Teen's winning essay on inclusion

Every February for Jewish Disability Inclusion and Awareness Month (JDAIM), the Jewish Ottawa Inclusion Network (JOIN)  invites teens and children to submit entries related to different themes of inclusion. These can be written, artwork, videos, or audio files and all ages and abilities are encouraged to participate. This year, for the fourth annual youth leadership contest, the prompt was, “What do you wish adults in your community better understood about inclusion?” Around 50 students participated from different schools across the city. 

The winning entry was a compelling essay by Na’ama about ableism where she outlines what she wishes community leaders better understood about ableism and how ableism affects us all. 


What do you wish adults in your community understood better about inclusion? 

Has someone ever said something to you, and you knew it was wrong, but didn’t have the courage to correct them? This is the source of lots of ableist comments. Even though I am only in eighth grade, this happens to me quite often. I can imagine that this happens to others too. I am trying to improve every day with this bad habit, as I am aware of its effects. My goal is to make sure that more people are aware of this habit and how it affects society, as I am sure this happens to them too. 

Ableism is a very big problem in our society. Ableist comments are not okay, ever. Sometimes people can even say ableist comments with good intention. Just because they are said with good intention, does not make them okay. Correcting someone for making an ableist comment is not rude, it is right. There are zero exceptions to ableist comments.  

Ableism includes many factors, and we always have to be mindful about what we say. Some things we say can suggest that certain people don’t matter. For example, talking about someone in past tense if they are sitting right there. That is a common example of ableism. Gossiping about somebody can also be ableism. The list goes on, and what we need to learn is to choose our words carefully. When on the receiving side of ableism, it is very important to correct the person saying the ableist comments. It is much easier to let the comments go without discussion, however the person will not learn. They may think that this is an okay thing to say, and that nobody minds, or they might not even be conscious of their ableist comments. Whichever category they fall into, correcting these phrases and possibly actions is key to a more inclusive community.  


Ableist mindsets are also a big part of why society is doing ableist things in the first place. In a video by @ShelleyMoore, she talks about the importance of Presuming Competence. Presuming competence means EVERYONE can and does learn. Her video was about how we have to get over the barrier of mindset, and the first step to doing this is presuming competence. Understanding that everyone learns, communicates and functions differently. She also says that some of the words of INCLUSION LEADERS include ableist phrases like “Yeah, but they can’t.” Everyone can practice presuming competence. Those who are supposed to lead us are even using ableist comments.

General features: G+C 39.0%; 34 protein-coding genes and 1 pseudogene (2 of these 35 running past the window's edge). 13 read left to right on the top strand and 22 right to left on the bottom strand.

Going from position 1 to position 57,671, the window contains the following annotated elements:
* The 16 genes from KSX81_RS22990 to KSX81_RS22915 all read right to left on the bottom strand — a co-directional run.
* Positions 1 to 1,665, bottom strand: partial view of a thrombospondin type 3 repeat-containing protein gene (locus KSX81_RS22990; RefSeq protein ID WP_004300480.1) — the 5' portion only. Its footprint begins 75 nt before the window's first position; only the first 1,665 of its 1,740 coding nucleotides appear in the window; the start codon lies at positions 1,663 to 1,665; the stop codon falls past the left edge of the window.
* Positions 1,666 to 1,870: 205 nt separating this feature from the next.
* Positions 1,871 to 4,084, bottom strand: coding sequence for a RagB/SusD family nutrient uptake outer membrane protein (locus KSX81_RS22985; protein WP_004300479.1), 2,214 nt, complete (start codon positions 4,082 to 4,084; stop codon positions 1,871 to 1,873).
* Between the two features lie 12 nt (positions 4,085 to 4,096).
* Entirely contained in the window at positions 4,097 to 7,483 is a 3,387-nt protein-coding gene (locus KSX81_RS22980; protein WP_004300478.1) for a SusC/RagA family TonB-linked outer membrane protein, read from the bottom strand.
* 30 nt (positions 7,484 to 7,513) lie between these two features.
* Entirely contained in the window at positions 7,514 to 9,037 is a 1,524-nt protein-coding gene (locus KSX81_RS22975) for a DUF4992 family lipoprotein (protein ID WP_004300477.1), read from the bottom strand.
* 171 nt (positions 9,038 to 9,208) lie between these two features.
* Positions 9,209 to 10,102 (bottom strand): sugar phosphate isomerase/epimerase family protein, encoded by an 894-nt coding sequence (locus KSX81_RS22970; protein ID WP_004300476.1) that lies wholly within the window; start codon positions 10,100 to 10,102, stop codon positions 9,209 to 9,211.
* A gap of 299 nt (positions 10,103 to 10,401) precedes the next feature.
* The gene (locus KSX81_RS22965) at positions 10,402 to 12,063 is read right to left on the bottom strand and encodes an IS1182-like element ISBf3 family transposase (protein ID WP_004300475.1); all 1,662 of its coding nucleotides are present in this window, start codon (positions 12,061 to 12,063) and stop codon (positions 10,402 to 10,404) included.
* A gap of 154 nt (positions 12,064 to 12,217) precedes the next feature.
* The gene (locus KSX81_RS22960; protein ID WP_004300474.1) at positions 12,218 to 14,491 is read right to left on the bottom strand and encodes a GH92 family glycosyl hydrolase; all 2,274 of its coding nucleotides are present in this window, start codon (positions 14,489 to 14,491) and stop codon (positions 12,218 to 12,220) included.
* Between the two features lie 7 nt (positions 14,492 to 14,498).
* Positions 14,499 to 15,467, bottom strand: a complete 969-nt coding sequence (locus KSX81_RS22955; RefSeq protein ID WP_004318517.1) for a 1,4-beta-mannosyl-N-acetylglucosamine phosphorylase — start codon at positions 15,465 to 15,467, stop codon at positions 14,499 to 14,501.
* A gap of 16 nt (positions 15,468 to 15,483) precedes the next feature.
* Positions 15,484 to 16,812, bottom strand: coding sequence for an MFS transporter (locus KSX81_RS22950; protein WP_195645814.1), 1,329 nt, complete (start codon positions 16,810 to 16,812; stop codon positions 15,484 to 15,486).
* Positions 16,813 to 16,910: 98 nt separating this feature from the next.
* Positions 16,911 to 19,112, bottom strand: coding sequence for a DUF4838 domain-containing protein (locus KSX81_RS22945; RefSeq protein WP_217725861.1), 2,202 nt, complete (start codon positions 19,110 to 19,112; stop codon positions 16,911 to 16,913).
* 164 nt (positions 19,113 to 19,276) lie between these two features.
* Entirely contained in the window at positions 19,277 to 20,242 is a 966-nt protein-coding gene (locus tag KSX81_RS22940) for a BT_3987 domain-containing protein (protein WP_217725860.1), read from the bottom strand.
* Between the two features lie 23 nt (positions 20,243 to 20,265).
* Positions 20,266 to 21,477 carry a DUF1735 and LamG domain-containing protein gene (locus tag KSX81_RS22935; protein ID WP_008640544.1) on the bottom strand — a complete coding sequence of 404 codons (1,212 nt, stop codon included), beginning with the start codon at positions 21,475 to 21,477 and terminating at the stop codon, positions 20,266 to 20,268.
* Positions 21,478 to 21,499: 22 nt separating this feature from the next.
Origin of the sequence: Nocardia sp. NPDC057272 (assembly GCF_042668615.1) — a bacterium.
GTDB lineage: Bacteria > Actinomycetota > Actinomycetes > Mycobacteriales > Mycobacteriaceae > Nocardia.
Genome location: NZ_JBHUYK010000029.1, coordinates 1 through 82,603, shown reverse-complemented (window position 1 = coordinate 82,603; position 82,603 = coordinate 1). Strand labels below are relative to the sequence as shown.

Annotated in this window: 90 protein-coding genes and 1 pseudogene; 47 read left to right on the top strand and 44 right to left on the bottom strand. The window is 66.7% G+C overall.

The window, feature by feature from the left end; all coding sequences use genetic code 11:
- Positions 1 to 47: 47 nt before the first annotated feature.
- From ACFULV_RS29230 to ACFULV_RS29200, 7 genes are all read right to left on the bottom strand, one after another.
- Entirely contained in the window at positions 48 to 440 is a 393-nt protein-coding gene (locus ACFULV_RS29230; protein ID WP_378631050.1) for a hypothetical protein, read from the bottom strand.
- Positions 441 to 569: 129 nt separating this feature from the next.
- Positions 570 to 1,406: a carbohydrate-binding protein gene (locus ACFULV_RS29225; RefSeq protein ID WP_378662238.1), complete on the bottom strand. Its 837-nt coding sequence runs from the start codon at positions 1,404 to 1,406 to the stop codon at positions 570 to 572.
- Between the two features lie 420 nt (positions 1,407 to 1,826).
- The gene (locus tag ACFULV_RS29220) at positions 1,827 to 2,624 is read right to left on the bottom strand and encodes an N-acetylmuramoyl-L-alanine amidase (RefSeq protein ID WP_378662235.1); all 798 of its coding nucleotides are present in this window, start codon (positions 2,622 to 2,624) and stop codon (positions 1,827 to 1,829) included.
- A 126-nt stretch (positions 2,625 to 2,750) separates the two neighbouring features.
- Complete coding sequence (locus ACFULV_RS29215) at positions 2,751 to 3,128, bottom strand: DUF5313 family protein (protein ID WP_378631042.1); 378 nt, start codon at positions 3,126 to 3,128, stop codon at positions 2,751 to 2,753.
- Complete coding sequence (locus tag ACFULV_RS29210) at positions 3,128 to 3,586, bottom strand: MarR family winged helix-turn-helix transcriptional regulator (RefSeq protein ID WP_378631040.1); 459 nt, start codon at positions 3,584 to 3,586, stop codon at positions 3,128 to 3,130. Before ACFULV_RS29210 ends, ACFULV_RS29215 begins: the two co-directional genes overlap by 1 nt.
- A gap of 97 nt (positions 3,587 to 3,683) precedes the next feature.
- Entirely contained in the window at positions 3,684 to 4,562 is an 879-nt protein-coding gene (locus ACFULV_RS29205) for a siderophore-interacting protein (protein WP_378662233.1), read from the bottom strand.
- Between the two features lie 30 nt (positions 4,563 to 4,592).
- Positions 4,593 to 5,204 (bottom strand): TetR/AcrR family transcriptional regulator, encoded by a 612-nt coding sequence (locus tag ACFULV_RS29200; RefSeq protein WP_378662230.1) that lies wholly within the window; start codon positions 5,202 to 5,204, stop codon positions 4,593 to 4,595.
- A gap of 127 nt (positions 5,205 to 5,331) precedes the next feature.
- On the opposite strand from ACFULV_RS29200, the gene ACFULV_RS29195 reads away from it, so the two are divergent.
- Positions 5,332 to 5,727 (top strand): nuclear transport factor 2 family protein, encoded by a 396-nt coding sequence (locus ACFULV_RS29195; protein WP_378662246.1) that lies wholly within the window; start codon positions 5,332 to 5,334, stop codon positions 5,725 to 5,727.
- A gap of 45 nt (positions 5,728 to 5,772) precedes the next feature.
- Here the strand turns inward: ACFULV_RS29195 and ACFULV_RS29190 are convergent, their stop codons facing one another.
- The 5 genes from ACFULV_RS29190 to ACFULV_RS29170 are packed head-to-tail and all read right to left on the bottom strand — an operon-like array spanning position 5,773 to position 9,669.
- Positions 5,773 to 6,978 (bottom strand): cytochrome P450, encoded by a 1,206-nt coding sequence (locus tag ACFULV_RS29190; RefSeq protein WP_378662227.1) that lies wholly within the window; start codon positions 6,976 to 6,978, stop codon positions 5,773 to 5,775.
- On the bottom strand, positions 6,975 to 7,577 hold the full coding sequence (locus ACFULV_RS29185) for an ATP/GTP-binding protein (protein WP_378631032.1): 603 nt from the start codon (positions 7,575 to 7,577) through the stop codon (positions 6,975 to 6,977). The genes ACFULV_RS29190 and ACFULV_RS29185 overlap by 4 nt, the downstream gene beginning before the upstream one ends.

This phrase of “Yeah, but they can’t.” is influencing the community, because it is coming straight from those who are influencing us. Saying anything as a leader influences the community. I wish adults in my community understood the effect that they had on people. The ableist phrases that are coming from leaders are instantly used by the community, because they look up to the leader. These phrases are looked at as the proper way of addressing a topic. As a community leader it is important to always address sensitive situations with caution.  

The fact that recognizing inclusion can open doors to so many opportunities, means that the future of inclusion starts with you. With you recognizing that you have the power to create change, creates a domino effect from others that have learned from you.  

Jewish community leaders have a tremendous effect on their community. They should focus more on self reflection and presuming competence and how they relay that information to others. They have so many opportunities to influence the community, and they should be seizing these opportunities to promote inclusion and presuming competence.  

Even though I am just a kid, my words matter. I hope that I can one day inspire people to be more inclusive and bring a positive light onto this world. Kindness is important. No matter where or who you are, your words and actions affect people. Understanding inclusion is very important when aiming to practice it, and ableism is never okay. We should always aim to leave the world better than when we arrived. There is no “I’m done” to inclusion. Keep spreading awareness. We are never going to be finished making this world a better place. There are always more steps to come. 

Mazel tov to Na’ama for her submission. Jewish Ottawa is so proud to have such a talented, wise, and brave teen in our community showing so much leadership in regard to inclusion.  We hope that our community’s adults will read and learn from her important words.